Understan (Mawenzi House, June 2020) is Gavin Barrett’s first collection of poems and spans some 35 years of his poetry.
Understan is a reflective journey through what lies below the surface, crisscrossing continents, interior landscapes and decades, frequently and sometimes impatiently. Despite that span, it is rooted in minute, personal details, using them to unravel love, death and longing on visits to memory and other cities. It abuses belief and superstition equally, like an unhinged man yelling at all the cars passing on a street. At the same time, it stops to pray or praise elders, lovers and children. It contains jihadis, garbage trucks, a hummingbird, brothers, zero. In Understan, the poet is lost but holds the map to everywhere.
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Understan is a CBC Books recommendation.
Gavin Barrett’s poetry collection Understan takes the reader on a beautiful kaleidoscopic journey from Goa, India, throughout the various places he has lived, including Toronto and environs. The poems sojourn with his enduring love for his wife and his love for humanity. Understan manifests Barrett’s multiple influences from T.S. Eliot to Arun Kolatkar in poems inspired by family, faith (Catholicism), racism, and social injustice.Kate Rogers in Prism International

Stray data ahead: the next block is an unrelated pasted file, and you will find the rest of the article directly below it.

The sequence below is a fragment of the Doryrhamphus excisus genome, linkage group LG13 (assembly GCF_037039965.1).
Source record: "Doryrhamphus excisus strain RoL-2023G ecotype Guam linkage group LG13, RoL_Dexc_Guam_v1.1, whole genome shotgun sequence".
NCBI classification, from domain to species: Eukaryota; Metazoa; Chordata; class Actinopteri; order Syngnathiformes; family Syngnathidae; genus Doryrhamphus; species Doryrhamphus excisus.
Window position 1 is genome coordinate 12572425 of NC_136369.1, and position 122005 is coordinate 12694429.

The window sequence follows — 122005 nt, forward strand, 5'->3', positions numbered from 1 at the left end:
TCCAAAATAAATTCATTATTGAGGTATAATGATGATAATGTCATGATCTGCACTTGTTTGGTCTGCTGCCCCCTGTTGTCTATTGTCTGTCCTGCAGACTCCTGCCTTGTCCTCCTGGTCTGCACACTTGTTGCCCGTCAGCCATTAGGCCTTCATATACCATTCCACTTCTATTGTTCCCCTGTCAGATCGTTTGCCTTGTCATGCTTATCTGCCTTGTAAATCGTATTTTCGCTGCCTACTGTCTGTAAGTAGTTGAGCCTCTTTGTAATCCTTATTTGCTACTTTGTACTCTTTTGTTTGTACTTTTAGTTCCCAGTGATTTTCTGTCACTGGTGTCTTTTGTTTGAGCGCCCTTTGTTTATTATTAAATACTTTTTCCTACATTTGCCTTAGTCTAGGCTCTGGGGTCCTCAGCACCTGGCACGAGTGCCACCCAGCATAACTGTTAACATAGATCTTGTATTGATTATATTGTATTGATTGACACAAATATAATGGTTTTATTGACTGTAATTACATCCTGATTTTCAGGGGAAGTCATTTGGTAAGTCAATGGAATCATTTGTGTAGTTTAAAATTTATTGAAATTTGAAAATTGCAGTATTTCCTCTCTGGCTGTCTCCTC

“In the black hours of night, great poetry is hard to define. It exists just outside our grasp, outside our understanding of a universe which defies explanation. It touches us gently, almost imperceptibly, constantly reaffirming our common ground. Barrett’s exceptional poetry collection Understan is the very definition of great poetry.”— The Joao-Roque Literary Journal
“There’s such joy in these poems, such sensual, vivid, rich detail. These portraits of fragile and tremulous moments are both cinematic and moving… I thought of T. S. Eliot and Leonard Cohen combined.”— The Minerva Reader
“With this greater appreciation of reality, we have a greater appreciation of ourselves. We are transformed, liberated, by this fresh perspective… I don’t usually enjoy long poems, but I found myself wishing there had been space for 10,000 of Barrett’s marvelous thoughts.”— Patrick Connors for the League of Canadian Poets